“We chose to get hitched. Those horses don’t have that choice,’” said Respess, who wore a fluffy, snow-white gown and carried a bouquet of red roses and white lilies.

Huh. Weddings paired with protests irk me more than a little, if only because you’ll have the rest of your lives to protest, but only one day to enjoy celebrating your newly created union with family and friends. Charitable wedding favors that contribute to an animal welfare organization are one thing; it seems a bit gauche to involve loved ones attending your wedding in a protest that they might not necessarily support or involve themselves in otherwise. One hopes that Kercheval and Respess at least warned their wedding guests that their PETA-endorsed ceremony would be held on a street corner.

That said, I have no doubt that some carriage drivers mistreat their horses, but I lived with two Central Park carriage drivers when I called New York home. They treated their horses like gold, even going so far as to buy a building in Manhattan and renovating it to create a state-of-the-art city stable. Besides the fact that their horses were an investment and their source of livelihood, they loved their animals like pets. They also trained their horses to feel comfortable with city life, e.g., honking cars, loud music, and pedestrians. The NY SPCA monitors the condition in which horses are kept by carriage drivers, and if there are signs of abuse, tighter regulations might be a better answer than banning the carriages altogether.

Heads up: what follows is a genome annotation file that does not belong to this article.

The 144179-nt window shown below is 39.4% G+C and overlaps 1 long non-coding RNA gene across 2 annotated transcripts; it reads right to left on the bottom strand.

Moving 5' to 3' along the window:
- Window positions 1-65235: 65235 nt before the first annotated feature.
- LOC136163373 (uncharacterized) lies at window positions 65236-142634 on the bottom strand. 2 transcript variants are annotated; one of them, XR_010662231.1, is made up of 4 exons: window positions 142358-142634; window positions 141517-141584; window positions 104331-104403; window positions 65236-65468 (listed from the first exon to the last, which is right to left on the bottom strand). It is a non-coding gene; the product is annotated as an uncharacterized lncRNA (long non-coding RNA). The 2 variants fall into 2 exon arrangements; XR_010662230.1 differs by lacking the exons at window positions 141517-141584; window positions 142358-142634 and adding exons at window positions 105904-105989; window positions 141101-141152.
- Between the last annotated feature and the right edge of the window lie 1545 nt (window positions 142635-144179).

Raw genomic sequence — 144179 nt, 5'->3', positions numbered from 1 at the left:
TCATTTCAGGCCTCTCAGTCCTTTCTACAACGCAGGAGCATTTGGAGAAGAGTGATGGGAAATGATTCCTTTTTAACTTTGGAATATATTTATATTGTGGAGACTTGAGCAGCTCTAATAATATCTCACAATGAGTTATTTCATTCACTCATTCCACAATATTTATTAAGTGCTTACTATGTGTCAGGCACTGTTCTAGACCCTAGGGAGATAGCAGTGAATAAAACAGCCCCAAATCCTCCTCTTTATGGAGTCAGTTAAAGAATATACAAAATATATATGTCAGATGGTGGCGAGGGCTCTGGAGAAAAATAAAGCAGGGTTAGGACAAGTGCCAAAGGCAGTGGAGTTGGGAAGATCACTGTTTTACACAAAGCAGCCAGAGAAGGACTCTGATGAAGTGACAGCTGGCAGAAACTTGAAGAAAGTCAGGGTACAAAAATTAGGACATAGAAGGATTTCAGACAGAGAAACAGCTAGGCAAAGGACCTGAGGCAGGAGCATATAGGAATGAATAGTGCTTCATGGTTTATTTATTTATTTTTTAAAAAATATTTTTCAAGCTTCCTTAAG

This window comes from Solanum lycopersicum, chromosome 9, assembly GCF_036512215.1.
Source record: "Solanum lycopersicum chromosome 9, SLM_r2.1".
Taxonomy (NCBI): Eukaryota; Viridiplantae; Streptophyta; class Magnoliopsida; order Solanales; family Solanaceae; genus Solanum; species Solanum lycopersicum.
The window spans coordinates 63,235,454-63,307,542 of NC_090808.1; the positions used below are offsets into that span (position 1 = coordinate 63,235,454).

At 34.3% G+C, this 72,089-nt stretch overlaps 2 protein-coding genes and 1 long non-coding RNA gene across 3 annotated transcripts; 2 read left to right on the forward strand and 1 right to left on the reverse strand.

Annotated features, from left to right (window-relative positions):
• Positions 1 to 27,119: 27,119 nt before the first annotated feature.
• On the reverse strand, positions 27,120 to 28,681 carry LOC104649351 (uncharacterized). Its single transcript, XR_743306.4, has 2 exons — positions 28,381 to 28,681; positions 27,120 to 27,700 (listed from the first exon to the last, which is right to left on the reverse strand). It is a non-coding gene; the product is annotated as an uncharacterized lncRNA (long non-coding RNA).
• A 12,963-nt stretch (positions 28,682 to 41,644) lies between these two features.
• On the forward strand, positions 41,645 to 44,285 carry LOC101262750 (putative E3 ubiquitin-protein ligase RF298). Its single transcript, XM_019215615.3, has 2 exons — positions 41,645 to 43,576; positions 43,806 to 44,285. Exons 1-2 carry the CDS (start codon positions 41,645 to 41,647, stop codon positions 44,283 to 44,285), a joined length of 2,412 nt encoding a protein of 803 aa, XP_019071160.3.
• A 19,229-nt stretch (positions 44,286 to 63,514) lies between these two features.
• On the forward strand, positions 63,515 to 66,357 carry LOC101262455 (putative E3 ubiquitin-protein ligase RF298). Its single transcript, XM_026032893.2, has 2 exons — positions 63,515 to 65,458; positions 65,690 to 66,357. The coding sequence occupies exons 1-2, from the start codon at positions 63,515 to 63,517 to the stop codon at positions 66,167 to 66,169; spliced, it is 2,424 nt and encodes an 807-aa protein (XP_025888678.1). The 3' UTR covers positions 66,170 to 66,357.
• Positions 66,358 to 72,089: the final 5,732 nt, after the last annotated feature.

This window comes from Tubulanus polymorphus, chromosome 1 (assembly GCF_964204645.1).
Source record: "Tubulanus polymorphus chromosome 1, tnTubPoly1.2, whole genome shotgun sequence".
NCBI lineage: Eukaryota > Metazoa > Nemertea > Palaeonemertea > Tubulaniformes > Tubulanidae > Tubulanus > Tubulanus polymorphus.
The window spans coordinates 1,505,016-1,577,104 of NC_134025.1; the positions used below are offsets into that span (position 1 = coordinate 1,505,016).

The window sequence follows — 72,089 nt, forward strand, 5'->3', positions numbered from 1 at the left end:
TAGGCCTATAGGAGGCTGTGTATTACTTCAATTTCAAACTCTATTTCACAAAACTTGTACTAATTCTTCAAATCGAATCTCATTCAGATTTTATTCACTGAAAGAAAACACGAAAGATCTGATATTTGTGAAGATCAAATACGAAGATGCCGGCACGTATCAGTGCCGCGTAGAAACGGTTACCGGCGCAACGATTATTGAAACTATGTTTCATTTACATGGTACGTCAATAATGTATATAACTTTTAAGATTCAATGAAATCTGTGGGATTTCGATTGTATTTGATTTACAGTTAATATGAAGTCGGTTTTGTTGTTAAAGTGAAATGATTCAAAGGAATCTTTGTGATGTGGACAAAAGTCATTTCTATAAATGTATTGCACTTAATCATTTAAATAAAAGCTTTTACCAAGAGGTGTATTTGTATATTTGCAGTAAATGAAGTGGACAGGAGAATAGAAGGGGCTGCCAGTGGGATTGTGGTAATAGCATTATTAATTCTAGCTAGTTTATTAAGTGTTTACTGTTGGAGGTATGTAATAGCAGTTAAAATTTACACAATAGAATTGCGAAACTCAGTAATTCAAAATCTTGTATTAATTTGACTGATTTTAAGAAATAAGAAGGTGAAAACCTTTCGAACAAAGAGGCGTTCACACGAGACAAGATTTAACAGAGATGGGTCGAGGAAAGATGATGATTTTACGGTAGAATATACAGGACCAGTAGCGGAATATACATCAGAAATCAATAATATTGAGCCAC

That’s my opinion… what do you think?

Getting There Can Be Half the Fun

Stretch Hummer party limo with full bar and disco mode? Yawn. Rolls Royce Silver Dawn? It’s been done. Bright yellow Lamborghini? All right, that’s a little more interesting, but let me present you with a few alternative wedding day transportation ideas.

wedding-hot-air-balloon

Brides and grooms who are lucky enough to be holding their wedding ceremony and wedding reception in locales where there’s an abundance of land or water should think about ditching the road-based transportation in favor of something more unusual.

Rock the Boat, Baby
If your ceremony and reception venues are on the water, you can pull up to the nearest dock in a rented boat. Search for “boat rental” and your zip code, or find the nearest marina at Marinamate.com. Take this idea off the table if either the bride or groom is prone to seasickness or if the weather in your chosen locale is unpredictable. There’s nothing worse than being on the water in your wedding gown during a freak hurricane!